| Jul 17, 2014

The year was 1946; the Second World War had just ended, and Bob Bence had returned to Arden from military service in the United States. With his father Joe, Bob decided to start up a car dealership in Arden.

The Bence family, who originally came from New York State, had moved to Arden on a full-time basis after having a cottage there for years.

After preparing a site in the middle of the village for construction, and even pouring a foundation, something happened that changed the family history, much to the benefit of the Bence family, the village of Kaladar, and thousands of truck and car buyers from across Ontario.

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As Bob Bence, now 89, recollected this week from the spacious, brand spanking new Bence Motors showroom at the junction of Hwy. 7 and 41, it all had to do with the then Reeve of Kennebec Township.

Photo: Robert (Bob Sr.) and the late Glenda Bence.

“He made an inappropriate pass to a close relative of my father, while her husband was still overseas, and after my father told him what he thought of his behaviour, it became difficult for us to do business in Arden any more."

At the time, the trains were still going through Arden and Highway 7 was still a dirt road. Nevertheless, Bob Bence visited the site at Kaladar, thought it looked promising, and moved the business, lock, stock and cement block, over to Kaladar.

Highway 41 was also no more than a gravel road then, but over the years the train has stopped running through Arden, and Highways 7 and 41 have become transportation corridors to far-flung corners of the province.

In 1959, two major events took place in Bob Bence's life. He married Glenda, who was 13 years his junior, and he purchased Bence Motors from his father. During the 1960s, Bob did most of the work on his own, both selling cars and running the repairs end of the business. Meanwhile, Glenda gave birth to six children over the next 10 years.

“Glenda was always an extrovert,” Bob Bence said fondly of his wife, who died of cancer in the winter of 2007, “so she started selling cars while I looked after the rest of the business.”

14-28 bence-1One of the reasons for Bence Motors’ staying power is the way three of Bob and Glenda Bence’s children, Joe, Bob Jr. and Tammy (Gaylord), have taken up the business. Tammy is the bookkeeper/manager for the sales and repairs; Bob is a master technician; and Joe takes care of the sales end of the business.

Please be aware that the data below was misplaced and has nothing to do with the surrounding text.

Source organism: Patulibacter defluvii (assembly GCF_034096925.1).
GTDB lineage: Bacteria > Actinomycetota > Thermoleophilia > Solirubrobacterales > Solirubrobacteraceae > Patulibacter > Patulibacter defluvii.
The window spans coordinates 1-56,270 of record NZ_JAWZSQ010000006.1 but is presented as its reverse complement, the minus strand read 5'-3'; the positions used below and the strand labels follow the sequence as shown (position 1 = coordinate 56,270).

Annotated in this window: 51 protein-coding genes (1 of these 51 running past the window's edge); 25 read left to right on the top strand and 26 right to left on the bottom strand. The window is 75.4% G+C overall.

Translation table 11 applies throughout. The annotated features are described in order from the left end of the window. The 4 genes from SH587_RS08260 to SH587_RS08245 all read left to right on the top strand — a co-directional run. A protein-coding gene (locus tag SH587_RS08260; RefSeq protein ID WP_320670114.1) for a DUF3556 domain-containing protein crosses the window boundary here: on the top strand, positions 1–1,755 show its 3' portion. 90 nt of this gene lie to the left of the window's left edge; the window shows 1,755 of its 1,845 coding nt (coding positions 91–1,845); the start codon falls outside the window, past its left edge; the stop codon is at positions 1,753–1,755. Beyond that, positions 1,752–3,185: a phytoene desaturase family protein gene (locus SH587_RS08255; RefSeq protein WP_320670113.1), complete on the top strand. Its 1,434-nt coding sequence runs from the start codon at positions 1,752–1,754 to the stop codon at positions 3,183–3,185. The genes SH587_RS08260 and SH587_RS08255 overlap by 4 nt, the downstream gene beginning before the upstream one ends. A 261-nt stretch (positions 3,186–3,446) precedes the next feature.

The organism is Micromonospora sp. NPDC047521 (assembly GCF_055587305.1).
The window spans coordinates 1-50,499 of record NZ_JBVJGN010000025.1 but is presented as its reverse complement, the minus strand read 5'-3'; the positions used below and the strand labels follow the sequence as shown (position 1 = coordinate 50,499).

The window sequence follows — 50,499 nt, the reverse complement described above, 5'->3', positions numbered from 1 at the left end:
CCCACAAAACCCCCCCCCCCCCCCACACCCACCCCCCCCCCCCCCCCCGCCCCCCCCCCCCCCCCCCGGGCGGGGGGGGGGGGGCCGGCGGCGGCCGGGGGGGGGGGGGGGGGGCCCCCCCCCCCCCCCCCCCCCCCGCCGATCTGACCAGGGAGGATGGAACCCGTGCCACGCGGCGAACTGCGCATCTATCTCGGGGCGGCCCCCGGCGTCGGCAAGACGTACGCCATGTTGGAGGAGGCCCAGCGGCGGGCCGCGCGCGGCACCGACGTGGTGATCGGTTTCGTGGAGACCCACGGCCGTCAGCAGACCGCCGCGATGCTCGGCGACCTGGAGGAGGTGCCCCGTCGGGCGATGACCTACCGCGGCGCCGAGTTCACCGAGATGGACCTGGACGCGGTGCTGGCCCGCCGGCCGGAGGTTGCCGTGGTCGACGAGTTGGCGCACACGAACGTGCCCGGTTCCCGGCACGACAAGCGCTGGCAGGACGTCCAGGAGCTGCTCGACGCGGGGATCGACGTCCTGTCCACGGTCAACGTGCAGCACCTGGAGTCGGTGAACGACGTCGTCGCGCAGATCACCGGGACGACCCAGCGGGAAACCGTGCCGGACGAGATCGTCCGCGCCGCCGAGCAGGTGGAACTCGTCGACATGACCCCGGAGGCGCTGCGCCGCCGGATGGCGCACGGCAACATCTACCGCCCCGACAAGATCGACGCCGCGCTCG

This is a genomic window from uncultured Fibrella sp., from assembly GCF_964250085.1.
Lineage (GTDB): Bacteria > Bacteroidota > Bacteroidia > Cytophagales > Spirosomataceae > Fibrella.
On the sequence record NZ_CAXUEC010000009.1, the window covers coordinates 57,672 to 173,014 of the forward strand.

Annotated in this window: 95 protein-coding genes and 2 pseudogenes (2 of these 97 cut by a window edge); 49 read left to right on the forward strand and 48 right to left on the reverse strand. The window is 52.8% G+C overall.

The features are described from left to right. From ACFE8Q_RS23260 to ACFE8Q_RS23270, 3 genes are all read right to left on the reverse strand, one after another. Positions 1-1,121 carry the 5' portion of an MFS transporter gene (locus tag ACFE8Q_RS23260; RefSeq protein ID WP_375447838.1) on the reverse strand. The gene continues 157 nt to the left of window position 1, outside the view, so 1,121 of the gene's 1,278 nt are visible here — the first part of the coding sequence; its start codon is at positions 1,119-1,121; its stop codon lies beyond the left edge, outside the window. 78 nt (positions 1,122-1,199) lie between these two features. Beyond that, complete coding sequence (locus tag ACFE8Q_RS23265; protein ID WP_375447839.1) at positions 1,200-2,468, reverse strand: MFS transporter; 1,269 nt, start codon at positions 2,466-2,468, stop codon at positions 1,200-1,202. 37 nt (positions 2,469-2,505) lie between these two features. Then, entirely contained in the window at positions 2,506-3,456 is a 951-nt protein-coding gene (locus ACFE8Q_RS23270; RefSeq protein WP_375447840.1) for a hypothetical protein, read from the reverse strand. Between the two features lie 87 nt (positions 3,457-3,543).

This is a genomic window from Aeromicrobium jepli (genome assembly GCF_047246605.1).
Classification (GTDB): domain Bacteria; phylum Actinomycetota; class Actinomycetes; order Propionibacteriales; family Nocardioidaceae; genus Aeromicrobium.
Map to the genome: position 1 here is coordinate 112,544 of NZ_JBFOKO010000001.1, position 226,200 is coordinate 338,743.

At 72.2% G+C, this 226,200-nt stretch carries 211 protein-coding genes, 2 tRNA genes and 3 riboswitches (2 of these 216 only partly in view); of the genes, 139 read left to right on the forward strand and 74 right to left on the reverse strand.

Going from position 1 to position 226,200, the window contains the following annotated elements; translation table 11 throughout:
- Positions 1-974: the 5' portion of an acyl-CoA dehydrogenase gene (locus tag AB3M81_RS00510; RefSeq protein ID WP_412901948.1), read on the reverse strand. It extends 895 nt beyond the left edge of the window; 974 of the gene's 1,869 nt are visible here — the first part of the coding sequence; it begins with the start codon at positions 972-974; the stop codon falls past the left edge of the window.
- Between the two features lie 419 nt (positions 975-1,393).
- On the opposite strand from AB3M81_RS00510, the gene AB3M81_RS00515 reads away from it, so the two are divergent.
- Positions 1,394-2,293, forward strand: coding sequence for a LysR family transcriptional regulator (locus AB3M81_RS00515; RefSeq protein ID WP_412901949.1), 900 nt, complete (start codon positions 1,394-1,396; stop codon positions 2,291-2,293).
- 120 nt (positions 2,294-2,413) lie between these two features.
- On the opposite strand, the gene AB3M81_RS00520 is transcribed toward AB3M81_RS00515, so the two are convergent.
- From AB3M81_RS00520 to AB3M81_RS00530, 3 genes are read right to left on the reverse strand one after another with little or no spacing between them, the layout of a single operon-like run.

Photo: Robert (Bobby) Bence Jr., Tammy Gaylord, and Joe Bence in front of the new Bence Motors.

For Tammy, the fact that the business is a three-generation family-run enterprise is key to its continued success after 68 years.

At one point it looked like only Bob Jr., who was interested in being a technician ever since he was a boy, would stay in the business. But in 1983, Joe came back to Kaladar and started selling cars, and in 1989, Tammy, who at the time was running a hair salon, started working as a part-time book-keeper for her parents.

“I was part-time for about two months,” she recalls now.

Even in a new, modern car showroom, the Bence family keeps things pretty informal. Joe Bence prefers a ball cap and a t-shirt to a suit and tie, and for the picture accompanying this article, a new Ford shirt had to be found for Bob to replace and not-so new shirt he was wearing.

But car sales are about service and having the products people want, and Bence keeps a wide selection of Ford trucks in stock, which Joe Bence complies himself, in order to have the trucks their customers always seem to want.

“A lot of our sales are now done through the Internet” said Tammy, “and mostly people see trucks listed with the features they need and they get hold of us for them. We have customers who order vehicles from Toronto, from Quebec, from all over, as well as from the local community.”

Even though the final decision to build a new showroom, office and six-bay service centre was only finalised last spring, leading to a frenetic year of building while the old Bence Motors remained open for business, it has been coming for a number of years.

“We knew we had outgrown our old dealership 15 years ago,” said Tammy, "and we starting thinking about what we should do.”

A little over five years ago, work began on flattening some of the huge outcrop behind the old building, and some more land was purchased to accommodate the ever expanding business.

“We had to lay the groundwork, and then last year we decided to make the investment and go for it,” said Joe Bence.

“Dad didn't see the need for it, after all he is 89, but I think we all have seen, since we opened the new building, that it is what we had hoped for and more,” said Tammy.

Back in 2003, we ran an article in the Frontenac News about the staying power of Bence Motors, which at that time had outlasted other Ford and car dealerships along Highways 7 and 41, even though it did not have the fancy showrooms that the other dealers had.

In recent years, other dealerships, including A&B Ford in Perth and Revell Ford, another generations-old family-run business in Verona, have upgraded their facilities, and Bence Motors was falling further behind.

Not any more.

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